Bernie Sanders 'got so close to running against Obama in 2012 top senator had to intervene'

Clark Mindock
AFP via Getty Images
AFP via Getty Images

Bernie Sanders once contemplated a primary challenge to Barack Obama in 2012, before a top Democratic senator intervened and pleaded with him not to do so, according to a new report.

The Vermont senator is now seeking the 2020 Democratic nomination, but he apparently once considered making his first presidential run a longshot bid to take on the most recent Democrat to occupy the Oval Office — and one who remains one of the most popular figures in that same party.

The contemplations were reported in The Atlantic, which claimed that Mr Sanders was convinced not to mount that run by Harry Reid, the retired Nevada senator who was once the Senate majority leader.

According to that report, Mr Sanders at the time discussed a potential run with fellow Vermont senator Patrick Leahy, who then notified the former president’s reelection campaign manager, Jim Messina.

They were “absolutely panicked”, that former campaign manager said, because “every president who has gotten a real primary has lost a general [election].”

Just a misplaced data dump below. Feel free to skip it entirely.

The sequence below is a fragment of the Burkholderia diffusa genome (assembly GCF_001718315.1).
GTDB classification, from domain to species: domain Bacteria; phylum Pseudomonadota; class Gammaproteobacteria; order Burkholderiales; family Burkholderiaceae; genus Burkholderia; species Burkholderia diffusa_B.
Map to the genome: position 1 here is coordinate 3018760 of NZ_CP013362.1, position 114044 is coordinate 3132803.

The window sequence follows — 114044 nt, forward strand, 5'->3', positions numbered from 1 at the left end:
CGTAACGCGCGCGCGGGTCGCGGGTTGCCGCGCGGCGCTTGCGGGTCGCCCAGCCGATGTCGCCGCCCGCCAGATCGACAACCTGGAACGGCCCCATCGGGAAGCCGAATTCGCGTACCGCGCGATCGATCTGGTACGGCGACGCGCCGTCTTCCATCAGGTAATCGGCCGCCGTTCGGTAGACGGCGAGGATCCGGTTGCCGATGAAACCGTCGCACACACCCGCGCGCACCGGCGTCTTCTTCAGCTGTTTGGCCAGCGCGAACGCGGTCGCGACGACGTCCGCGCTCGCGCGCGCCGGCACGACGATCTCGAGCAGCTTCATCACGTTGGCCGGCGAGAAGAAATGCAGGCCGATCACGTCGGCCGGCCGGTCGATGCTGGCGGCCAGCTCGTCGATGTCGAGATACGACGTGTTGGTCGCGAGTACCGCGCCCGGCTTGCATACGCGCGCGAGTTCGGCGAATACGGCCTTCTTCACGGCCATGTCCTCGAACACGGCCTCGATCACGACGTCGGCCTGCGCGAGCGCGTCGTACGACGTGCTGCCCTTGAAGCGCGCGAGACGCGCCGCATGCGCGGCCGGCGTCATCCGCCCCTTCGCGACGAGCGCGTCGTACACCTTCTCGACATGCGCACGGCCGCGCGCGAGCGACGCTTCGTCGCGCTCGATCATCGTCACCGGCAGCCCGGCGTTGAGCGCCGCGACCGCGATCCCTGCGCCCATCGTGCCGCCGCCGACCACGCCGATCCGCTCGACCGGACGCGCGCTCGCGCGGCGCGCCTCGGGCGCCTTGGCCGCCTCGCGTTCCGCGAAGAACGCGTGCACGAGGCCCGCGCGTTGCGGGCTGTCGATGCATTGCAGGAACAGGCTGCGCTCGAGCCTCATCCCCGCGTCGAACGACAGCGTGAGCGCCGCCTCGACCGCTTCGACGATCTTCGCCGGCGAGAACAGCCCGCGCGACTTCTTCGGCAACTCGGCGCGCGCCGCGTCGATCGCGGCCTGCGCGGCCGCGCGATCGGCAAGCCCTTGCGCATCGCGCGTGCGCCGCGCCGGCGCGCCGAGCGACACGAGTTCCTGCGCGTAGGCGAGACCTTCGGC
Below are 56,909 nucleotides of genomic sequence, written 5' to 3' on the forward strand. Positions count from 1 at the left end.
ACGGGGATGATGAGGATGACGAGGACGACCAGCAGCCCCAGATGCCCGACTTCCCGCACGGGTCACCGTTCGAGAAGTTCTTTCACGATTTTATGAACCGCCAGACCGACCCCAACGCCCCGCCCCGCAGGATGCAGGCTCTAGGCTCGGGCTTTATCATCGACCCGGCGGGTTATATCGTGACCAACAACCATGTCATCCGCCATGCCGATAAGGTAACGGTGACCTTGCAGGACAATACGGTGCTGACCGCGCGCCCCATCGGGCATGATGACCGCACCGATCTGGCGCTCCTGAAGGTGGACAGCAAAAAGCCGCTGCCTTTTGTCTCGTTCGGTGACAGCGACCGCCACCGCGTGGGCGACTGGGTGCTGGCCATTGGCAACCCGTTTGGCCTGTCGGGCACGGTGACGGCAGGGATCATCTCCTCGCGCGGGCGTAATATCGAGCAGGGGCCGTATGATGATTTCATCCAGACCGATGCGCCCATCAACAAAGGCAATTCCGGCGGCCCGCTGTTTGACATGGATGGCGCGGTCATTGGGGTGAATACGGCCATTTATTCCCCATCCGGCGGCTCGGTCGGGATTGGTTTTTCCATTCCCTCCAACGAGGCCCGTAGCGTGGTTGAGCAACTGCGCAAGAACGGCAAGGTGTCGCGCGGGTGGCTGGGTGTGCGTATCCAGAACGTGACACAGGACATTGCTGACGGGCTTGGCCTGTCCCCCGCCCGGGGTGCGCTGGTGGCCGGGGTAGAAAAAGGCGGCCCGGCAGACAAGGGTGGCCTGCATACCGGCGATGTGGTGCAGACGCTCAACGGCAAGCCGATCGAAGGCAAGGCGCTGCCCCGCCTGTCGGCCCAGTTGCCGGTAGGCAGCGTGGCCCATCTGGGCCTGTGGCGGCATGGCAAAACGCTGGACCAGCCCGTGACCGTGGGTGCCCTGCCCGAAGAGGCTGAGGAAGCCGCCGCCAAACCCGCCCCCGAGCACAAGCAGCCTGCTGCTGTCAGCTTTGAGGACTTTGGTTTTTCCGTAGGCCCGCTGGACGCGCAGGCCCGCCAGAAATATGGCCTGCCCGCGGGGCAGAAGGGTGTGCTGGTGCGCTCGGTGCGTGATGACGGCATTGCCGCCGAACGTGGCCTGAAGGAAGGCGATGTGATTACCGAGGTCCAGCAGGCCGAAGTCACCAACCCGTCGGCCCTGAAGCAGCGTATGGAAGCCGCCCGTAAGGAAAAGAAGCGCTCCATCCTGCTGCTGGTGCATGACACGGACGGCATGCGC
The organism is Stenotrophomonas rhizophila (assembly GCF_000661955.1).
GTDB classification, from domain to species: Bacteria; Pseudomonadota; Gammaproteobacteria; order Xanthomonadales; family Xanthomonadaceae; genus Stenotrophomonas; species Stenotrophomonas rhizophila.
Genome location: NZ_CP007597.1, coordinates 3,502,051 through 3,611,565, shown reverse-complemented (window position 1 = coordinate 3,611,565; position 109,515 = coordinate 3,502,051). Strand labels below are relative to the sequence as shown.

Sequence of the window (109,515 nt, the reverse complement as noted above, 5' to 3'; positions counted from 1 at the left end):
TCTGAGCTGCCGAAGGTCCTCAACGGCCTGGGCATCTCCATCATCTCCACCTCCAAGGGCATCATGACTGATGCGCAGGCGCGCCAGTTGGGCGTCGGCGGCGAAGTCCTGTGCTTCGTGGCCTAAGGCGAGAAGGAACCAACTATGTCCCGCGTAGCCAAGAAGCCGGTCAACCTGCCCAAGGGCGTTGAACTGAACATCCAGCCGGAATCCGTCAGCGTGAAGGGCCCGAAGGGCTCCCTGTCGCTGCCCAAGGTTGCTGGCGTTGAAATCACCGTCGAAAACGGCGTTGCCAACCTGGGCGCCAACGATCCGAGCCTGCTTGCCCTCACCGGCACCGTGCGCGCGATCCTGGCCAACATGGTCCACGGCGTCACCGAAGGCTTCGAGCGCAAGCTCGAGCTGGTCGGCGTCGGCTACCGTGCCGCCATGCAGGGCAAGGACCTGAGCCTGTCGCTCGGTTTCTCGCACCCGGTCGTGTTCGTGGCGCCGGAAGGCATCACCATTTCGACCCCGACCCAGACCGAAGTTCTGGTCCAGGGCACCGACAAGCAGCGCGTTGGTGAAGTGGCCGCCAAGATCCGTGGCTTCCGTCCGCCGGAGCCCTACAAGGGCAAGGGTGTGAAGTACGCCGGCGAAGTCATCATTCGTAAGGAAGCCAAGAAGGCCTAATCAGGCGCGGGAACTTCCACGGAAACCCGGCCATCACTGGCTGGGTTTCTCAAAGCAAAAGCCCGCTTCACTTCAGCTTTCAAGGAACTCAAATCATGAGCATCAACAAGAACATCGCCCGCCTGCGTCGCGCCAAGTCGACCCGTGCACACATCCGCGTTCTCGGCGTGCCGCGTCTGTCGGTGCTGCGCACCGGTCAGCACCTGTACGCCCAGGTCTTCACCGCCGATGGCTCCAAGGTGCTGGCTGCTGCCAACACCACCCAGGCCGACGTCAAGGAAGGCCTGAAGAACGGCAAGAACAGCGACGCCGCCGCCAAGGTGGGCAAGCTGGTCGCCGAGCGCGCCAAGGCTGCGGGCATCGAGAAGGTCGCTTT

The Atlantic reports that Mr Reid called Mr Sanders on at least two occasions. Mr Sanders ultimately did not seek the nomination.

The new report once again highlights the reportedly fraught relationship between Mr Sanders and Mr Obama, who separate reports have indicated has considered the option of stepping in during the primary if it appears as though Mr Sanders might win.

Despite the apparent unease from establishment democratic figures, Mr Sanders is now the leading candidate in the 2020 presidential race, after strong showings in both early nominating states to have voted so far, Iowa and New Hampshire.

Nevada, Mr Reid’s home state, will become the third state to weigh in after their caucuses on Saturday.

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